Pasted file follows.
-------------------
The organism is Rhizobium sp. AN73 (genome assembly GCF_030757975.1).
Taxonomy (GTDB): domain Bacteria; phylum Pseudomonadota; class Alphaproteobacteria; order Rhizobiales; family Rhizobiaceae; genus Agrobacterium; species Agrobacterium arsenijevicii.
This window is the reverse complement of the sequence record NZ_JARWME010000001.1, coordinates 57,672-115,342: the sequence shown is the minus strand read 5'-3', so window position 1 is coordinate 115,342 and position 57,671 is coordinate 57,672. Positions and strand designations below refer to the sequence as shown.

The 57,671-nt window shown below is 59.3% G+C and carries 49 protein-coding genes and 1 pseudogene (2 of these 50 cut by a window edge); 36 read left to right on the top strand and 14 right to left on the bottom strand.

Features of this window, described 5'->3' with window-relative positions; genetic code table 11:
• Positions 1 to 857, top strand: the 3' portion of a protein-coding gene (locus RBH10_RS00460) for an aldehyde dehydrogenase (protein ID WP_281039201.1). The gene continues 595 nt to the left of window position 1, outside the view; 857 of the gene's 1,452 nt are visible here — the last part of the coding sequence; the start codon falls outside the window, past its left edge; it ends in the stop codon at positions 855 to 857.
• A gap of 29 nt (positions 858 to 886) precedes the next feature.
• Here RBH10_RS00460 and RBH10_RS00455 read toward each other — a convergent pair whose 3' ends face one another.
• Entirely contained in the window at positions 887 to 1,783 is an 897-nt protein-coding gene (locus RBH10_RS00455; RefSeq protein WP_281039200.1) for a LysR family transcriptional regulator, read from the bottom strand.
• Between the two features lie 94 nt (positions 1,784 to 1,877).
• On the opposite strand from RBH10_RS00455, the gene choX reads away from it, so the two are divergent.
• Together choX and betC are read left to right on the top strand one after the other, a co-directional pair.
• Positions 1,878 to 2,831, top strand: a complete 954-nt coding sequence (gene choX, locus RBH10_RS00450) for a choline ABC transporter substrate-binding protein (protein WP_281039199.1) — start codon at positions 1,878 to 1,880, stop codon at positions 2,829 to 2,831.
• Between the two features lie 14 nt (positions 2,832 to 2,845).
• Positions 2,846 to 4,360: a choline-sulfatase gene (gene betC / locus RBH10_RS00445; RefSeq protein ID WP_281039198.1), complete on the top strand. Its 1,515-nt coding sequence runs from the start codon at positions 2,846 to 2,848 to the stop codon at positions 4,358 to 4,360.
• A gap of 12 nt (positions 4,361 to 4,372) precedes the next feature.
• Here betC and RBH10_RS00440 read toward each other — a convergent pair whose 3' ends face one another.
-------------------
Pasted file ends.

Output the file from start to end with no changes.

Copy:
The organism is Rhizobium sp. AN73 (genome assembly GCF_030757975.1).
Taxonomy (GTDB): domain Bacteria; phylum Pseudomonadota; class Alphaproteobacteria; order Rhizobiales; family Rhizobiaceae; genus Agrobacterium; species Agrobacterium arsenijevicii.
This window is the reverse complement of the sequence record NZ_JARWME010000001.1, coordinates 57,672-115,342: the sequence shown is the minus strand read 5'-3', so window position 1 is coordinate 115,342 and position 57,671 is coordinate 57,672. Positions and strand designations below refer to the sequence as shown.

The 57,671-nt window shown below is 59.3% G+C and carries 49 protein-coding genes and 1 pseudogene (2 of these 50 cut by a window edge); 36 read left to right on the top strand and 14 right to left on the bottom strand.

Features of this window, described 5'->3' with window-relative positions; genetic code table 11:
• Positions 1 to 857, top strand: the 3' portion of a protein-coding gene (locus RBH10_RS00460) for an aldehyde dehydrogenase (protein ID WP_281039201.1). The gene continues 595 nt to the left of window position 1, outside the view; 857 of the gene's 1,452 nt are visible here — the last part of the coding sequence; the start codon falls outside the window, past its left edge; it ends in the stop codon at positions 855 to 857.
• A gap of 29 nt (positions 858 to 886) precedes the next feature.
• Here RBH10_RS00460 and RBH10_RS00455 read toward each other — a convergent pair whose 3' ends face one another.
• Entirely contained in the window at positions 887 to 1,783 is an 897-nt protein-coding gene (locus RBH10_RS00455; RefSeq protein WP_281039200.1) for a LysR family transcriptional regulator, read from the bottom strand.
• Between the two features lie 94 nt (positions 1,784 to 1,877).
• On the opposite strand from RBH10_RS00455, the gene choX reads away from it, so the two are divergent.
• Together choX and betC are read left to right on the top strand one after the other, a co-directional pair.
• Positions 1,878 to 2,831, top strand: a complete 954-nt coding sequence (gene choX, locus RBH10_RS00450) for a choline ABC transporter substrate-binding protein (protein WP_281039199.1) — start codon at positions 1,878 to 1,880, stop codon at positions 2,829 to 2,831.
• Between the two features lie 14 nt (positions 2,832 to 2,845).
• Positions 2,846 to 4,360: a choline-sulfatase gene (gene betC / locus RBH10_RS00445; RefSeq protein ID WP_281039198.1), complete on the top strand. Its 1,515-nt coding sequence runs from the start codon at positions 2,846 to 2,848 to the stop codon at positions 4,358 to 4,360.
• A gap of 12 nt (positions 4,361 to 4,372) precedes the next feature.
• Here betC and RBH10_RS00440 read toward each other — a convergent pair whose 3' ends face one another.